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Sophie Ellis-Bextor on parenting: You just have to do what feels right for you and your family

The mum of four 'boisterous boys' reveals her tricks of the trade. Pop singer Sophie Ellis-Bextor knows all about the juggling act of life as a busy, working parent – but she wouldn't have it any other way

Sophie Ellis-Bextor and her son Ray, who's now five, at a film premiere in 2015

"I LOVE our busy, chaotic, noisy household with my boisterous boys," says Sophie Ellis-Bextor (38), who has balanced her music career with raising four boys – Sonny (13), Kit (eight), Ray (five), and Jesse (17 months) alongside her husband, The Feeling basist Richard Jones.

"I don't think there are any rules for parenting, you just have to do what feels right for you and your children, but I talk a lot to my mum (former Blue Peter presenter, Janet Ellis) and friends, and we share what works and what doesn't."

The singer (she released her sixth album, aptly-named Familia, last year) has teamed up with Pampers, as an ambassador for the Preemie Protection range for premature babies – a cause close to her heart, as two of her own boys were born early. Here, the singer reveals her guide to positive parenting...


"I'm quite tight on the boundaries of how we talk to each other in the family. I emphasise the importance of us being kind to people and to each other, and if I ever feel they're not being kind or respectful, I'll ask, 'Is that really how we talk to each other? That's not really how we should be'.

"Mealtimes are an important time for me to sit down with the boys and look them in the eye when they're telling me how they are. I ask lots of questions about what's going on and if anything's bothering them. It helps me keep on top of stuff that's happening in their lives."


"I'm a big fan of talking things through with children as I don't think shouting works – unless it's spontaneous and stops them from running into danger.

"I don't think there's a 'one-size-fits-all' on discipline. For instance, my eldest boy Sonny, responded really well if I told him off, as he didn't like getting into trouble, but his younger brother, Kit, wasn't so bothered at one point. I had to get him to understand he could own a consequence.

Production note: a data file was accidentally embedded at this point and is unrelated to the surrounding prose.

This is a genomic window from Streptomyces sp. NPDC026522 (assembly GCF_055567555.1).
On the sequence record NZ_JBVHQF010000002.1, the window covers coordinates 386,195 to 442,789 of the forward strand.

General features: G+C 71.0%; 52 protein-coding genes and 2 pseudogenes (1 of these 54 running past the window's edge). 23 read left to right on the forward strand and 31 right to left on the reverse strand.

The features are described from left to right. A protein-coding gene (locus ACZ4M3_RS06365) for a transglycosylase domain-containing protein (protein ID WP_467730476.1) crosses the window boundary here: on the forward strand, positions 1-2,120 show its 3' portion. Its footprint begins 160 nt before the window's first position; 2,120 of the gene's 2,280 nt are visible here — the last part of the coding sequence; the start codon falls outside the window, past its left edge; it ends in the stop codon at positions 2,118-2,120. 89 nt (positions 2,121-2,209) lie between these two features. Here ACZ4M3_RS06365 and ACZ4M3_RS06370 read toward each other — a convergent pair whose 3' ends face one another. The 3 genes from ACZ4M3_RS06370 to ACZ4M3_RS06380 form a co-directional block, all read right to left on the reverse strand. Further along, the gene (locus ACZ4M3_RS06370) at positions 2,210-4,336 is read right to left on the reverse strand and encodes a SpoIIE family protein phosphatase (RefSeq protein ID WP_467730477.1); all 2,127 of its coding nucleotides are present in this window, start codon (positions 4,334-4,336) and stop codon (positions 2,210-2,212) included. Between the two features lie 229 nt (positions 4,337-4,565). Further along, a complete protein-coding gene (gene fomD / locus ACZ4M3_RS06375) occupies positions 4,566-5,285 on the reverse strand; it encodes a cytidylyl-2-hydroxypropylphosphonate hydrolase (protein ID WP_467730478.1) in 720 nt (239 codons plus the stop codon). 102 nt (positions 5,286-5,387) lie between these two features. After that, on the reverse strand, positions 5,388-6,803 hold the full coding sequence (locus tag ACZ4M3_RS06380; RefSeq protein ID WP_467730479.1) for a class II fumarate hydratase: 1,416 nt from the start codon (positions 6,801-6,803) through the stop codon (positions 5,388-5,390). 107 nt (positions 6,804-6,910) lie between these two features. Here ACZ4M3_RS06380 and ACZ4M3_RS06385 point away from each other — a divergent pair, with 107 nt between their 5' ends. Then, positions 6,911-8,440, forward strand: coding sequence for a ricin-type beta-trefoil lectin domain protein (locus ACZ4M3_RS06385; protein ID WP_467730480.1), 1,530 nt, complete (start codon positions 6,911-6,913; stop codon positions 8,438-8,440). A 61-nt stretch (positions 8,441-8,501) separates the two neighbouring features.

"I explained that when he made a decision and a good thing happened or he ended up in someone's bad books, then he'd chosen the route that got that result. I think it helps kids still feel they're in control if you show them there are alternatives, negative and positive, they can consider."


"My mum brought me up to eat healthily and she never used the word 'diet'. I want my boys to have a good relationship with their bodies and the food they're eating, so I've always explained about where food comes from, and how a burger or whatever comes to be on their plate.

"Sometimes we'll cook together or they'll watch Richard and I preparing a meal for ourselves for later and they'll ask questions and try a bit, so they learn to experiment with tastes. With four kids with different likes and dislikes, I try to cater to them but I won't cook separate meals for each – that would be too time-consuming."


"My attitude to social media is to walk side-by-side with my kids as they explore it. I think there's wonderful stuff on the internet and it's a misapprehension that kids are looking for bad stuff. My eight-year-old, for instance, isn't trying to find things which could confuse him or are too grown up.

"Generally, I make sure when he's on the web I'm in the room with him, either watching stuff with him or playing a game like Minecraft, which keeps me involved and in touch with what he's seeing."


"We have a house rule of always doing something active outdoors once a day at the weekends, whether it's a walk around the park, swimming, or a ball game. It's also fun exploring new places. I think it helps relax them, and then they're more than happy to get home and play with their toys or watch a movie."


"It's OK to be a bit selfish and enjoy time with your partner sometimes. My kids respond really positively to seeing Richard and I enjoying each other's company. I think they really like the fact we're happy, and that happiness kind of radiates outwards. So give yourselves permission to enjoy yourselves together and let them see you as people."

:: Sophie Ellis-Bextor is ambassador for the Pampers Preemie Protection range for premature babies. Visit www.pampers.co.uk

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